We evaluated dozens of websites and compared the session data between GA4 and Universal Analytics, and here’s what we found:
On average, GA4 reported slightly higher sessions over a 2-month period. And I do mean slightly higher. The difference was 0.71%.
However, there were some major differences between GA4 and UA on individual websites. The most egregious examples:
- GA4 reported 52% fewer sessions for one WordPress website
- GA4 reported 15% more sessions for an ecommerce website
- GA4 reported 24% fewer sessions for another ecommerce website
A few other interesting observations:
- There were exactly zero cases where GA4 and UA reported the same number of sessions
- For exactly half the websites in our test, GA4 reported higher sessions
- Two-thirds of the sites in our test had a difference of more than 5% between the two platforms
- There was only one website where GA4 and UA reported session counts within 1% of each other
Speaking of events, Universal Analytics and GA4 handle events in a very different way. If you’ve spent a lot of time in UA, you are likely familiar with the Category, Action, and Label for each event.
In GA4, there is no such thing as Category, Action, and Label. Instead, every “hit” is now an event. For example, if someone looks at one of the pages on your website, that counts as a “page_view” event.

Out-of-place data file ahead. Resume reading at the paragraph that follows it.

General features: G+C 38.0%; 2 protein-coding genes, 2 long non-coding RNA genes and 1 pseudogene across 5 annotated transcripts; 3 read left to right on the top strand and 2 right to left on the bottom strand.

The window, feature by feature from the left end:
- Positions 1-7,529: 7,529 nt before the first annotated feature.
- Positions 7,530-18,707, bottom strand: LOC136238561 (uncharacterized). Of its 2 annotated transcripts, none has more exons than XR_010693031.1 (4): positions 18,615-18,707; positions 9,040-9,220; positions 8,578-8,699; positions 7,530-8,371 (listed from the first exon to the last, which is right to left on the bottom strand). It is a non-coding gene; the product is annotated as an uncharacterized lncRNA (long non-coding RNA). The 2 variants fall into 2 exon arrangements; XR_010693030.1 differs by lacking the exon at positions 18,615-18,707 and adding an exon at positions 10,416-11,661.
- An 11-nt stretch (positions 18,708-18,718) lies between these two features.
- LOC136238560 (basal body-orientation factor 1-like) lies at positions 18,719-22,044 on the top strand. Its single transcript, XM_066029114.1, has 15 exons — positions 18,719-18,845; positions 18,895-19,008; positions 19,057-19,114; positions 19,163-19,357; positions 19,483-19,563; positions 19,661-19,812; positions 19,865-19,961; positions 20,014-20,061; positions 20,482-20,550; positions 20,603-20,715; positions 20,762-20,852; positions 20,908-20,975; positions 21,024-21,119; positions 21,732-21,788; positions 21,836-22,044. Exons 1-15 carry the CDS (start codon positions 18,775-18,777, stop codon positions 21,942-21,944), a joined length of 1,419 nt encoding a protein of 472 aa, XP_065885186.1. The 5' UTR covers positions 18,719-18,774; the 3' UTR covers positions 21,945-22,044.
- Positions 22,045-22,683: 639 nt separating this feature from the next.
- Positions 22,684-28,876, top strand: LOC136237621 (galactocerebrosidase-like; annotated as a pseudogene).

One really nice thing about GA4 is that several events you used to have to manually configure in UA are now ready out of the box. This includes scrolling, document downloads, and video plays. One downside to this is that these events may not be configured the way you’d like them to be—or the way you’re used to seeing.
What this means: On the surface, this seems like it will make it harder to break down your events. For example, it used to be easy to set up an event for document downloads or phone calls through Google Tag Manager, allowing you to get more granular details about those events by using Category, Action, and Label in your reports. You will need to rethink your data collection strategy when switching to GA4. You can’t just move your events over and call it a day or you will lose a lot of insight into how people are interacting with your website.
Bounce Rate vs. Engagement Rate
Bounce rate has long been a metric that marketers and designers have obsessed over—for better and for worse. We’re always looking for ways to improve bounce rate. Those days are soon going to be behind us.
Since GA4 contains metrics that are more relevant to how different apps and websites function, Google ditched the Bounce Rate metric and replaced it with something called Engagement Rate. Update - as mentioned above, bounce rate is back in a new form as of July 15, 2022. Now bounce rate is the inverse of engagement rate, so it's not exactly the same metric.